The simplest variant is to let the PC monitor Q_ELEM_ADDED / Q_ELEM_REMOVED broadcasts. Even when using parallel servers, there will be one message per queuing station / PC. These messages can be used very much like any other “digital alarm” signal to a PC queue/map display.

Note that this message contains a “mail tag”. It’s possible to read out the intercom station’s call queue entry by entry (EXT_MAIL) based on the tags and GET_FIRST_MAIL/GET_NEXT_MAIL commands. For a pure intercom Call Handler this is nice, but for a PC monitoring all kinds of subsystems it’s probably just adding complexity.

Please consider reset/boot periods for the PC. Call requests activated while the PC is “off line” will not reach the PC’s call queue. It will still be presented on the intercom station’s display and may be answered from it (reading the station’s call queue once after reset may cure this problem!).

If the PC shall have a response action to a Call Request (action when Map clicked, or event list line selected), set up a conversation from the guard station to the substation. This will automatically clear the queue entry in the intercom system. (Note that the CONN_STATUS_BC message will probably arrive before the Q_ELEM_REMOVED!)

If the PC shall remove a queue entry in the intercom without conversation, use CANCEL_MAIL <> (alternatively DELETE_MAIL <tag>). Note that CANCEL_MAIL can be set up to delete more than one mail, so be careful!


Start and stop of conversations is handled by monitoring CONN_STATUS_BC, DISCON_STATUS_BC broadcasts. They can be used e.g. to show active mode for a station on a map.

Setting up a conversation:

  • Preferred variant: Use the message CALL_SETUP . (Require AMC 08.20 or newer)

Sets up a conversation like dialing from a station. Default behavior:

  • A station is disconnected if busy
  • Call can result in Private ringing, Absent, Busy or Transfer like a ordinary call
  • The A station's call priority in NVRAM is used.
  • No acknowledge messages are returned.
Adding optional parameters to the CALL_SETUP message can modify the default behaviour.
To cancel send a C_KEY message, alternatively DISCON_ST (AMC 08.20). DISCON_ST let you specify the disconnection tone.
Note that CALL_SETUP only work for conversation setup between intercom stations. To activate features like group call etc. DIAL_DIGITS must be used.
The CALL_SETUP is easier to use than the CONN_REQUEST message, and there are more options to control the call setup.

It’s possible to set call priority both for the A and the B station in this message, e.g. to connect directly to stations normally set in PRIVATE.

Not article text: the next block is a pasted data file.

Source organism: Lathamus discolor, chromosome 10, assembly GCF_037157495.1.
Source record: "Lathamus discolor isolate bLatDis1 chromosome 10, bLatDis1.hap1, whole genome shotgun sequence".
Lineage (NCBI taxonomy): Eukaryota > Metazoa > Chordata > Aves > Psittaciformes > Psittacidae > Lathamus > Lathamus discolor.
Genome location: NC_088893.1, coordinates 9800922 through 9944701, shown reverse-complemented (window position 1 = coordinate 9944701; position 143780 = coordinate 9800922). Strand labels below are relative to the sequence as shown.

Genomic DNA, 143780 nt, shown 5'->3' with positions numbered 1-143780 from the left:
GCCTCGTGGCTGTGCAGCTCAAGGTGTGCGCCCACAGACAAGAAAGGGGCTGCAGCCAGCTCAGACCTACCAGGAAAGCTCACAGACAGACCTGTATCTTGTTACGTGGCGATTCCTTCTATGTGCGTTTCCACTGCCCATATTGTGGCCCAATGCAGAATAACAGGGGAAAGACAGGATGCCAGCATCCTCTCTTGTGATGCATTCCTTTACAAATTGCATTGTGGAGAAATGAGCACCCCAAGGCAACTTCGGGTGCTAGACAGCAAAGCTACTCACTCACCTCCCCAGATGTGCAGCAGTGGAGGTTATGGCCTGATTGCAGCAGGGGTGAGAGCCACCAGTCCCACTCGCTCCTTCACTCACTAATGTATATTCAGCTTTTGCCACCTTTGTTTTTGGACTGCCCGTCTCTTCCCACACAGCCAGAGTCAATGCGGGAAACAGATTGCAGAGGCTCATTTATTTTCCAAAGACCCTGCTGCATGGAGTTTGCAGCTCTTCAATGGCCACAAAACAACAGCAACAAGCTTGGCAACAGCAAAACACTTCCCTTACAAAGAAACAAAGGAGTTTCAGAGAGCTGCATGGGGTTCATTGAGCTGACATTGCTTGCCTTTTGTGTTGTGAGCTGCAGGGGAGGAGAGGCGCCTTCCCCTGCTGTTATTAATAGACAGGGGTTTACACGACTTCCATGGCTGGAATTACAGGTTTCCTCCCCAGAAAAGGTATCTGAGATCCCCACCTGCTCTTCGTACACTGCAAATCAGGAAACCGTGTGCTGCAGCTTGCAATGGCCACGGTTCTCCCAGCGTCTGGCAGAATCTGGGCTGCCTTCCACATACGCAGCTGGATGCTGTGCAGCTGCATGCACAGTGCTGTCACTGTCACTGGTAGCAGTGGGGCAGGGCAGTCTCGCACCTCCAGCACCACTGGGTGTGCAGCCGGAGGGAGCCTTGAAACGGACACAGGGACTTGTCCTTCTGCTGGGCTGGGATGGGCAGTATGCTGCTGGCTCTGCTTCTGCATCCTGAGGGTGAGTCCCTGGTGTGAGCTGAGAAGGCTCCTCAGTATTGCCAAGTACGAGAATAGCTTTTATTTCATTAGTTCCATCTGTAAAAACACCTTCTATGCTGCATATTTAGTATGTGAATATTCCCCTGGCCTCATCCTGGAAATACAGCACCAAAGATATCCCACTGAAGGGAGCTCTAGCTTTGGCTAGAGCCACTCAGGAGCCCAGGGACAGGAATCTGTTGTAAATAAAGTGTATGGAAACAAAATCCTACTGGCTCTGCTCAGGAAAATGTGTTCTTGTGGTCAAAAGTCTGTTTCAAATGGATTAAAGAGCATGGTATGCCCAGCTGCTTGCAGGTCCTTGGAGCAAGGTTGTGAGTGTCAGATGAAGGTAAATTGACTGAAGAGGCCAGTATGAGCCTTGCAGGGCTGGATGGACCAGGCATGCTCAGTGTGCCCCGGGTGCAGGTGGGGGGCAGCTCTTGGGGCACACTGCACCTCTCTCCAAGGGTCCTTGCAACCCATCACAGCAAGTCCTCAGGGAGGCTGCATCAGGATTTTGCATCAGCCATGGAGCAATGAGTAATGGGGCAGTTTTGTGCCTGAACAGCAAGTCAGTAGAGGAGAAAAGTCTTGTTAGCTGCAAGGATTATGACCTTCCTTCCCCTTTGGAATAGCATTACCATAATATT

The exchange responds with a CONN_REFERENCE, incl. a parameter “connection reference”. This reference must now be used for all further control of this conversation (NOT the directory number).
The PC must accept the conversation with CONN_REF_ACK, else it will be cancelled within a short time (alternatively, you can use an optional parameter to CONN_REQUEST which means that there is no need for an accept)
To cancel send a DISC_REQ (see the DP document on DISC_xxxx and DISCONNECT_xxxx) for details, alternatively send a C-key <>.
Note that the station can disconnect any time during this sequence, so you must monitor DISCONNECTED also, especially if you implement the full DISC_REQ protocol.
This message causes no data protocol response from the exchange. If the user notices that nothing happens, he must try again!
If the PC has an on-screen “intercom keyboard” this message should be used.
It must also be used for any activation of intercom features like group calls etc.

Remote control (door opening)

The PC may use the AlphaCom’s built-in door opening feature.

Several ways:

  • Simulate a door opening feature.
Send EVENT_REPORT to the substation which is related to a door. It’s normally sent to a B-subscriber during connection, but will work at any time. Door opening is event 2, sub-event 0.
The exchange times this feature, so it sends the corresponding OFF event after 5 seconds. A PC must either rely on a pulse-trigged door lock motor, or have an internal timer corresponding to the exchange (or rely on the PC user pressing a button as long as the door shall be open).
The advantage of a high-level approach like this is that it’s the destination exchange’s Event Handler that actually does the job, and if there should be additional actions they will work independent of the source of the door opening.
  • Control the “logical RCO” output (general remote control, not “door open” specific).
This is a low level control of a digital output, and the PC manipulates it’s state directly.
The logical RCO is mapped to a physical RCO by the exchange. It can be redefined in the exchange, to be either a RCO on a subscriber line board, or a RCO in a RIO bus device, and the PC need not know about this change.
  • Control the physical RCO pin.
This requires the PC to run the “RIO” protocol for controlling low level hardware. Not recommended!

Acknowledgement messages

The AlphaCom uses functional ACK messages in most cases. That is, even if the data link layer transports messages error-free using retransmission etc., the intercom application sends/expects an ACK message in return when a message is received/executed successfully.

  • In the beginning, a command XXXX would generate distinct XXXX_ACK - XXXX_NAK messages.
  • Later on, as the number of messages grew, a general COMMAND_RESPONSE was introduced, holding both which message it’s a response to, and the success/failure as parameters.
  • Some messages first introduced for AlphaNet has no ACK messages (to reduce signalling in AlphaNet). This is mainly “station simulation” messages like DIAL_DIGITS, M_KEY, C_KEY etc.
It’s sometimes possible to use secondary messages as a functional ACK, e.g. DIAL_DIGITS will eventually cause a CONN_STATUS_BC.